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Mitt Romney: Can't wait for the 2012 presidential result? Read it here now

May 12, 2011 |  1:37 pm

Mitt Romney

Spoiler alert! I'm about to reveal who will square off in the 2012 presidential campaign -- and who will win. 

So if you don't want to know, stop reading now. Go read my post about classic cars versus modern cars; it's frothy fun fare fit for a Friday (yes, I know this is Thursday, but I like that alliteration!)

Ahem. Back to the political arena.

On the Democratic side, the candidate will be: President Obama. 

On the Republican side, the candidate will be: Mitt Romney.

And the winner will be: Obama.

Allow me to elaborate (otherwise, this would be a ridiculously short post that would simply anger those who clicked on it thinking they were going to get meaty analysis.)

Do I really have to explain why Obama will be the Democratic candidate? Didn't think so. 

But why Romney? And why won't he win?

First, as one of my colleagues says, Romney is the most sane of the present crop of Republican contenders. 

I mean, seriously, Newt Gingrich?  This is the presidency we're talking about, not "The Merry Wives of Windsor."

Romney's got experience, he's good-looking, he's not a bad speaker, and he comes across as serious and intelligent. He doesn't have the personal baggage of Gingrich. He isn't a demagogue like Donald Trump. And, unlike Sarah Palin, he actually finished the job when he was governor of Massachusetts.

So why won't he be president? Two words: healthcare reform.

As governor of Massachusetts, Romney signed a reform law that in many ways became the basis for Obama and the Democrats' federal healthcare legislation.

And "Obamacare" is now a four-letter word among Republicans.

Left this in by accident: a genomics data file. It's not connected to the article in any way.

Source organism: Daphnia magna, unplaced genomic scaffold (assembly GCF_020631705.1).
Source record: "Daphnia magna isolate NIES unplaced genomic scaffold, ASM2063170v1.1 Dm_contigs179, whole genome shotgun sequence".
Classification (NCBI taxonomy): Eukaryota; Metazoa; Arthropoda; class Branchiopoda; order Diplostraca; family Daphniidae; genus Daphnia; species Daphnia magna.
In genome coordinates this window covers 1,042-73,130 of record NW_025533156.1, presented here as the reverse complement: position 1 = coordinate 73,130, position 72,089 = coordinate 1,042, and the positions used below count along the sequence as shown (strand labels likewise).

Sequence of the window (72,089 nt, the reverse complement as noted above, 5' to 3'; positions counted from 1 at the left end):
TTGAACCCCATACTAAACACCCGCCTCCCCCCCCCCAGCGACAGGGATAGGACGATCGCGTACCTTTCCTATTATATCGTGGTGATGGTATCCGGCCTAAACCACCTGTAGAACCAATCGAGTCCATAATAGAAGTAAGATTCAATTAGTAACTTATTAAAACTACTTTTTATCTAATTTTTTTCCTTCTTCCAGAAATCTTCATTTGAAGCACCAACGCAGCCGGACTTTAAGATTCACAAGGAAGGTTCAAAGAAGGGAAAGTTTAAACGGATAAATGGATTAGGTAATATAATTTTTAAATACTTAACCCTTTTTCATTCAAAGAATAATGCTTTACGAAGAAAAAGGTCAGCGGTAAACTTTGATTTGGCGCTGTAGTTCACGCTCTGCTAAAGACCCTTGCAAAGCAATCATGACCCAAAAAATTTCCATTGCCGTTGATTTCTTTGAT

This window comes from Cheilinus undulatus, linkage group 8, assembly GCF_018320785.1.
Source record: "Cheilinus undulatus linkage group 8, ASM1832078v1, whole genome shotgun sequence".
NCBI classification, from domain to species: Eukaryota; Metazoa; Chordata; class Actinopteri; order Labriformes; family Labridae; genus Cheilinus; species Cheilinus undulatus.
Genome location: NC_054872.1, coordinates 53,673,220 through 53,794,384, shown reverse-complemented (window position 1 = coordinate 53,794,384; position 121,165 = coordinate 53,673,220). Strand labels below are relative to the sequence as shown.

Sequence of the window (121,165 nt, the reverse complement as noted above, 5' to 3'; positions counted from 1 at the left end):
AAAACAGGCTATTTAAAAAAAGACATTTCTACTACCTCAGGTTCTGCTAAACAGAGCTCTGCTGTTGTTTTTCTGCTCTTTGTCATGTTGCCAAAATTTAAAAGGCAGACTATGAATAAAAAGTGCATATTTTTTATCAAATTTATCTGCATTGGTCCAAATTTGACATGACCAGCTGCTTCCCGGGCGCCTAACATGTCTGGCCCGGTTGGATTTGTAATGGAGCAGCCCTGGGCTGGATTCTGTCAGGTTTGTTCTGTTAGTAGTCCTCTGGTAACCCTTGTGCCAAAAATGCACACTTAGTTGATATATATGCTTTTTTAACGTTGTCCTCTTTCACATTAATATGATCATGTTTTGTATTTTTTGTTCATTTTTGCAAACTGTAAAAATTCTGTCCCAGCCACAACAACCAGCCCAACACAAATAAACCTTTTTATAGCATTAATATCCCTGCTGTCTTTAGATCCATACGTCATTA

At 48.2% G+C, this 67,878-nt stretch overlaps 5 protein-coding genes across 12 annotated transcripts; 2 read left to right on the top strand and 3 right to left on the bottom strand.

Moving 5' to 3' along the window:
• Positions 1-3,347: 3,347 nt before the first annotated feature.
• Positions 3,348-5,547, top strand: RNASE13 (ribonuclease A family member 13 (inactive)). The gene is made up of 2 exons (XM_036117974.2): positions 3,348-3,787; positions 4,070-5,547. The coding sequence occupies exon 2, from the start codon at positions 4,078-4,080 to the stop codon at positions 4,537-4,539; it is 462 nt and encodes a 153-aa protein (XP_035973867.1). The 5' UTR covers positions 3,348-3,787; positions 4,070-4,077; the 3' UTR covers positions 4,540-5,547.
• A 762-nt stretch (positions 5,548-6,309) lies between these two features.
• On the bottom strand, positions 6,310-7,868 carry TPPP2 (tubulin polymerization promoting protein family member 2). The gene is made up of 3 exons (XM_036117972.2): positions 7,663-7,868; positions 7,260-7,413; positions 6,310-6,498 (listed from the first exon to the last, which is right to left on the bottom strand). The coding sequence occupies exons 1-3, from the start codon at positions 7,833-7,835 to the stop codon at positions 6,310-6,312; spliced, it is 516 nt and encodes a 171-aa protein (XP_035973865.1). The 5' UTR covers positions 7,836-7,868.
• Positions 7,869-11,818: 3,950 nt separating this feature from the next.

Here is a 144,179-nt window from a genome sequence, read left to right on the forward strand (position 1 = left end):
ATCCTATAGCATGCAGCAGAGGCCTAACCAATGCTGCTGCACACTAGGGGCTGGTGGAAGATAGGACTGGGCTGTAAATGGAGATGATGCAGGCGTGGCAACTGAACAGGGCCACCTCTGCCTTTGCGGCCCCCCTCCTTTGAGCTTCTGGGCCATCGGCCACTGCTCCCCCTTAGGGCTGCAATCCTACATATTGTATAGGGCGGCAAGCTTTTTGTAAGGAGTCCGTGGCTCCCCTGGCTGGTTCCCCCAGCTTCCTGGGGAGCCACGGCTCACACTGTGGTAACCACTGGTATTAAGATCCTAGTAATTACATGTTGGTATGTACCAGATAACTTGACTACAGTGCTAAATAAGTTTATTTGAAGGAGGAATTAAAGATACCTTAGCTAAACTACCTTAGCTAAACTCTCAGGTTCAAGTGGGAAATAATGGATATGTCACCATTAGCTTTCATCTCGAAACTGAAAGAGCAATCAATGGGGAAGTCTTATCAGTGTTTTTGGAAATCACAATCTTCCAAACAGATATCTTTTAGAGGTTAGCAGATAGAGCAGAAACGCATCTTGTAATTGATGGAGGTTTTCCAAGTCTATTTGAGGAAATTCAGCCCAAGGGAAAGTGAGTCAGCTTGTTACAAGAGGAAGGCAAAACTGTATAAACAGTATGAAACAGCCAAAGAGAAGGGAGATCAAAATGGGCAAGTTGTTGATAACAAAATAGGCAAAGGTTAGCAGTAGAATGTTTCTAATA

In a rational world, Romney could take credit for a great achievement -– providing healthcare to many more people in his state -- and steal Obama's thunder in the process, by having done it years earlier.

But many in the Republican Party of today live far, far away from a rational world. 

So to win the nomination Romney will have to disavow, or at least back away from, his signature accomplishment.

Will this satisfy his critics? Check out Thursday's story in The Times: "In healthcare speech, Romney seeks a fresh start":

In a blistering editorial, the conservative Wall Street Journal suggested that Joe Biden step down in the 2012 campaign so Romney can run as Obama's running mate.

"The debate over Obamacare and the larger entitlement state may be the central question of the 2012 election. On that question, Mr. Romney is compromised and not credible," the paper said.

(My guess is, Romney also refused to pay for an online subscription the Journal.)

As for the Democrats; well, no surprise there, the fangs are already out: 

The new chairwoman of the Democratic National Committee told ABC on Thursday that Romney is trying to "repeal and erase" his own record.

"Voters want a person of conviction," said Rep. Debbie Wasserman Schultz (D-Fla.).

Despite the Republican criticism, I think Romney -- much like John McCain in 2008 -- will emerge as the GOP candidate. But the party's support will be lukewarm. And the machinations he will have to undertake to win the nomination will doom him among independent voters, let alone Democrats.

So I'm heading to Vegas. Gonna put $100 down on Obama.

RELATED:

GOP wannabes

Tim Pawlenty's gambit

See Mitt Romney flip-flop

Why Sarah Palin doesn't get what she deserves

Donald Trump: A 'blowhard' -- and just what conservatives are craving

-- Paul Whitefield

Photo: Why won't Mitt Romney be president? Two words: healthcare reform. Credit: Alex Brandon / Associated Press

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